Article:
Crude oil prices slid for a second straight day on Wednesday as a stronger dollar and lower demand outweighed geopolitical tensions in Ukraine and Libya and positive economic data in the United States.
An uneasy calm returned to Donetsk in eastern Ukraine after government forces killed dozens of rebels earlier this week, while Libyan oil output shrank again because an armed group disrupted operations at Hariga port. However, Libya's turmoil has largely been priced in, traders said, and they were focused instead on rising orders for long-lasting U.S. manufactured goods and consumer confidence.
The gave up gains made earlier in the session to fall 20 cents under $110 as traders booked profits. U.S. oil fell $1.39 to settle at $102.72 a barrel, closing down for the second consecutive day.
That data helped push the U.S. dollar to an eight-week high and made commodities like oil, which are priced in the dollar, more expensive.
Marathon Petroleum said its 490,000 barrels per day (bpd) refinery in Garyville, Louisiana, was partially shut due to a windstorm. Since the refinery will use less crude while it is down, this put more pressure on crude prices.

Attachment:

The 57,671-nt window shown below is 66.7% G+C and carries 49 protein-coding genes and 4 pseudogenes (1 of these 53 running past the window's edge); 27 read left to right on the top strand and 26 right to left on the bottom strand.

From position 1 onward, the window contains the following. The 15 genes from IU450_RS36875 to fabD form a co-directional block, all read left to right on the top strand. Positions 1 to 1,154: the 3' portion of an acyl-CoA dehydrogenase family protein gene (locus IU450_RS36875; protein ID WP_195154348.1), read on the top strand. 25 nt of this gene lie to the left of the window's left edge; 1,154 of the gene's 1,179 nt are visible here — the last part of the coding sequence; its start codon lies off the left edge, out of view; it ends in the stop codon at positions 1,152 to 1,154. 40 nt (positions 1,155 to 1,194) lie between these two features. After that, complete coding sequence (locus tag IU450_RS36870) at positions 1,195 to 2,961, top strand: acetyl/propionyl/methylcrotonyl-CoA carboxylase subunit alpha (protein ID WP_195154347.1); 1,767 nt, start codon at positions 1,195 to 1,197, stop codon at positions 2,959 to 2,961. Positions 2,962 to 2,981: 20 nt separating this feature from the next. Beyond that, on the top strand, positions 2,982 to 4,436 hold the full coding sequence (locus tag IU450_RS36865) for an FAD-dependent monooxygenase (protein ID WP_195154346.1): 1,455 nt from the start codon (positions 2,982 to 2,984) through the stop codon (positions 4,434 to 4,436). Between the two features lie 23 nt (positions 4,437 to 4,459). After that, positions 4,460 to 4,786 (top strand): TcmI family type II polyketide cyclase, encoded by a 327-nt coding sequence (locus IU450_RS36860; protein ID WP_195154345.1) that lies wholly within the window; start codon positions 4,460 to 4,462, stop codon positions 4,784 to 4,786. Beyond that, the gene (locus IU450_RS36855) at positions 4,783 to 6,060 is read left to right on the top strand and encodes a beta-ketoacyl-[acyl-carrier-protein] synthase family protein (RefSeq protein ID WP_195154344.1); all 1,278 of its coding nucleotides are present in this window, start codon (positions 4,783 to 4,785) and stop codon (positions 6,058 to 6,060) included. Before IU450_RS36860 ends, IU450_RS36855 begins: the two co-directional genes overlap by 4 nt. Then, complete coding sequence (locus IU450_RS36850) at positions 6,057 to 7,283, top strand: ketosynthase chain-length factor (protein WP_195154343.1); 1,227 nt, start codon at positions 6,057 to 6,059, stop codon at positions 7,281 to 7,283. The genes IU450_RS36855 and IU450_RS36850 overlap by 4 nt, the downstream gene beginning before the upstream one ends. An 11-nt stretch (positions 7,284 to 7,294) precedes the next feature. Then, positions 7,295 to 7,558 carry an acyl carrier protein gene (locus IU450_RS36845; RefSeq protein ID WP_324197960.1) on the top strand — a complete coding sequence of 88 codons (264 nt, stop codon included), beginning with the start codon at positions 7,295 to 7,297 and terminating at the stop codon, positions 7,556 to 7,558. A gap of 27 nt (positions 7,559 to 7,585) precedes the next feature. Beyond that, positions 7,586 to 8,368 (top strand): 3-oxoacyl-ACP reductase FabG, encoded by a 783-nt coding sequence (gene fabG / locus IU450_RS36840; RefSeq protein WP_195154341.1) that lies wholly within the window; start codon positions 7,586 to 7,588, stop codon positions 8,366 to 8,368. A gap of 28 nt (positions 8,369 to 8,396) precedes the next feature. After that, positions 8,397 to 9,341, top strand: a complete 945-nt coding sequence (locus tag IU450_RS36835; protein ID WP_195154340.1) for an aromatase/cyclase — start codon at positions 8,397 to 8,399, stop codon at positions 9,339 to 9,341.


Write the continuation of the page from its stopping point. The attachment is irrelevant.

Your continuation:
Investors are also awaiting commercial stockpile data from the United States to gauge the country's demand growth outlook. U.S. commercial crude oil stocks and refined product inventories were expected to have risen in the week to May 23, a preliminary Reuters poll of five analysts showed. The survey forecast crude oil stocks to have increased 700,000 barrels last week.
The American Petroleum Institute (API), an industry group, will release its report later on Wednesday at 4:30 p.m. EDT (2030 GMT), followed by the U.S. Energy Information Administration's (EIA) report Thursday at 11:00 a.m. EDT (1500 GMT).
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